In 2015 (before the change of government in 2016) Karlos Manlupig, Rappier.com, had explained that both the local government and farmers said Agusan Petroleum and Mineral Corporation's mining exploration will do more harm than good. Bello Tindasan, chairperson of the Compostela Farmers Association, had said that the mining exploration permit for the Agusan Petroleum and Mineral Corporation (Agpet) covered 12,444 hectares in Compostela town. The mining exploration, Tindasan said, would affect a huge portion of the ancestral land of the Mandaya and Mangwanon tribes. "Barangay Ngan of Compostela, Compostela Valley, has a mountainous area consisting of Purok 20 to Purok 28, all of which is covered by Certificate of Ancestral Domain Title (CADT) No. R11-NEW-0204-019 and covers some 15,000 plus hectares of the Mandaya and Mangwanon Tribe," Tindasan said. In June 2015 it was reported that more than 200 farmers and lumads from the mining-affected communities in Purok 20-28 of Brgy. Ngan, Compostela were in their sixth day of kampuhan-picket in front of MGB XI regional office in Davao City (as of June 30). They said they will not leave MGB XI until the exploration permit of Agusan Petroleum & Mineral Corporation is cancelled. They already submitted their opposition to Agpet to the Provincial Board of Compostela Valley last April 4 through a petition letter signed by 1000+ residents of nine (9) affected puroks of Brgy. Ngan including all the purok leaders'. MGB XI Director Engr. Edilberto Arreza gave assurance he would recommend such cancellation in a dialogue Monday June 29, 2015, with the leaders of the Compostela Farmers Association who is leading the mass protest, but he put the burden on the protesting farmers and lumads to show there is enough evidence for such cancellation. The environmental group Panalipdan asked: is the series of protests (barricades, pickets, now kampuhan) plus the escalating human rights violations due to militarization not enough evidence for Engr. Arreza? Since June 18, 2015 farmers had mounted a human barricade to stop the transport of machinery and equipment of the corporation in a major road in Barangay Ngan. Tindasan said that the village council had already issued a “Resolution Petitioning the Agusan Petroleum and Mineral Corporation to Pull-out in Barangay Ngan, Compostela, Compostela Valley Province” on March 20, which was followed by a resolution to cancel the exploration permit issued by the town council, and approved by Mayor Lema Bolo. "The said resolution was signed by Compostela Mayor, Hon. Lema P. Bolo and declared AGPET to get out from our ancestral lands," Tindasan said. Despite the resolutions, the company allegedly continued its plans to explore the mineral resources in the area.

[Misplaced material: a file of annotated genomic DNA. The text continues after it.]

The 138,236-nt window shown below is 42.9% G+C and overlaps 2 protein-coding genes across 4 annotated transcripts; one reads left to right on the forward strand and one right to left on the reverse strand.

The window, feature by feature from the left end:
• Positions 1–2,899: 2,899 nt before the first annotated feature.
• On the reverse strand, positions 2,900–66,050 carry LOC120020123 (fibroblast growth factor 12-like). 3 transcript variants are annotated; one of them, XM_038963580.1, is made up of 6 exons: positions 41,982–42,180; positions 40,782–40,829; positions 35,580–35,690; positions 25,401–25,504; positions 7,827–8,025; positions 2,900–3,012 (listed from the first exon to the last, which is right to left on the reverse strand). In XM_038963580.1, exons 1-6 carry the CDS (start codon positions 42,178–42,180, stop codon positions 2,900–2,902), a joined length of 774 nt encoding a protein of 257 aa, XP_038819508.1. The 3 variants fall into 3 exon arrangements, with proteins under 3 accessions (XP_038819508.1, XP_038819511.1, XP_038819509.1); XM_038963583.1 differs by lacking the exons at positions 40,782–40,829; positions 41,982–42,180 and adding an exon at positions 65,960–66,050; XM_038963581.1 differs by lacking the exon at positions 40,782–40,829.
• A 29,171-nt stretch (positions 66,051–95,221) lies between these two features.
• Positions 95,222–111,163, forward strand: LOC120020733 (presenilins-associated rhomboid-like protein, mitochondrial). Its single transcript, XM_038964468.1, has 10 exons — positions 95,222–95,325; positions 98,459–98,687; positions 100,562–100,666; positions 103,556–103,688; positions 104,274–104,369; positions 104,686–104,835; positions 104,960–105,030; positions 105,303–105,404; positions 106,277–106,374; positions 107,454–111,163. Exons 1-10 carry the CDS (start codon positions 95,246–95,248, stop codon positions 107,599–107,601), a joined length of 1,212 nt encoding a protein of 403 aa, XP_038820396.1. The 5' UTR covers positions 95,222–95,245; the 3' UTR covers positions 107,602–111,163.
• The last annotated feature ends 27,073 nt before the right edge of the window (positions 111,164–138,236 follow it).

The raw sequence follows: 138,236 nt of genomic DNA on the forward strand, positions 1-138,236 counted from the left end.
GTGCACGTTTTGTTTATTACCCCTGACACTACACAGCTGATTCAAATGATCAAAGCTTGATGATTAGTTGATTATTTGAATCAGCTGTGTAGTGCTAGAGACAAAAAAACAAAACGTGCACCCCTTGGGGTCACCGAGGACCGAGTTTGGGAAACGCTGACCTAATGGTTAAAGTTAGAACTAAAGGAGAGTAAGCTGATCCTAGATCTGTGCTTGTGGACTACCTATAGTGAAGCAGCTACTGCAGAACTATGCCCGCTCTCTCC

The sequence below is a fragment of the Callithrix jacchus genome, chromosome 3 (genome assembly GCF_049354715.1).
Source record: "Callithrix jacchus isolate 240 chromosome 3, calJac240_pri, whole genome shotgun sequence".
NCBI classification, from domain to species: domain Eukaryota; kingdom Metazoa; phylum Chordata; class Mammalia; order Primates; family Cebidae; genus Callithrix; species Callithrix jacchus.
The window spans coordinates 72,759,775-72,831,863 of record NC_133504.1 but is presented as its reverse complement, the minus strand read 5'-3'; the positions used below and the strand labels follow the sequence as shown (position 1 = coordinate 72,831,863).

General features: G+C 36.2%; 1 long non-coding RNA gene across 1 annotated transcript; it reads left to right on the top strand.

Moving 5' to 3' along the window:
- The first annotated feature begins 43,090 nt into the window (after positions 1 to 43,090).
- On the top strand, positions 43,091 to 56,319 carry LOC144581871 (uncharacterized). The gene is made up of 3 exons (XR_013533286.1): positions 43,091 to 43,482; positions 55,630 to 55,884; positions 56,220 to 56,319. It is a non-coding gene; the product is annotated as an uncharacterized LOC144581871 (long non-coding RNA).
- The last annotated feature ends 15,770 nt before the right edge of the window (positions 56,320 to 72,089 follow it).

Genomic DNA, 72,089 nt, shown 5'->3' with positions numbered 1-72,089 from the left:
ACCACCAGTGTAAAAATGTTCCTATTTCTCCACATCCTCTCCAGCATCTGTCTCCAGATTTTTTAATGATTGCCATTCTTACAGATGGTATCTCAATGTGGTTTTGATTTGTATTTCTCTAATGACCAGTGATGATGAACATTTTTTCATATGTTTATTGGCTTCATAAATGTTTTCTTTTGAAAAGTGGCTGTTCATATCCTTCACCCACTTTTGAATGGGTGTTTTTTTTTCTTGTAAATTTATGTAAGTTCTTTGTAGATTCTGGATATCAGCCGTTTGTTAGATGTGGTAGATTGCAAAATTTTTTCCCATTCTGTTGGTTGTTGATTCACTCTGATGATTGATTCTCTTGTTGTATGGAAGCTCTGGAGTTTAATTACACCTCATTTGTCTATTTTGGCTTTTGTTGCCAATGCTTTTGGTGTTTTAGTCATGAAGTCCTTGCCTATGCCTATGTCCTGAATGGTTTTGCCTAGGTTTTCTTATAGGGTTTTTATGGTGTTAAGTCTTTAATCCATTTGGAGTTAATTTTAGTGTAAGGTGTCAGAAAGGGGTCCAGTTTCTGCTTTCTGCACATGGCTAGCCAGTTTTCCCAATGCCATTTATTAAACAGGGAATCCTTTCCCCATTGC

Tindasan explained that the villagers fear the adverse effects of any extractive economic activities in their town as it may cause another Typhoon Pablo-like disaster. "Being survivors of Typhoon Pablo (of 2012), CFA believes that AgPet will destroy their forests and mountains which will eventually result to massive floods," Tindasan said. He added that they also fear that mining activities will displace at least 1,200 families within the area covered by the mining exploration permit. According to a publication of the Panalipdan-SMR Davao-based environmental campaign and education center dealing with threats to the environment and the people in Southern Mindanao Region , the general background to the agitation and to the killings is as follows: "In the years since the Mining Act of 1995 was signed into law, the Filipino people experienced plunder of resources, land grabbing, massive destruction of the environment and ecosystem, human rights violations and loss of traditional livelihoods. Indigenous peoples rights to their ancestral lands and self-determination are grossly violated. Under the present law, the mining industry has not significantly contributed to economic growth and development. The mining industry’s contribution is a measly 0.72% to the gross domestic product (GDP). The mining industry only employs an average of 200,000 workers annually or 0.43% of the total employment in our country, contrary to the government claims that this industry will generate jobs. The Mining Act of 1995 opened the floodgates for the surge of mining projects in ancestral lands. It threatens not only the land and resources, but the very survival of indigenous communities affected. To date, there exist at least 712 approved mining applications covering 967,530.86 hectares of the country’s total land area. Of this, 251 applications covering 532,368.36 hectares (55% of the total land area approved for mining) are areas occupied by IP communities.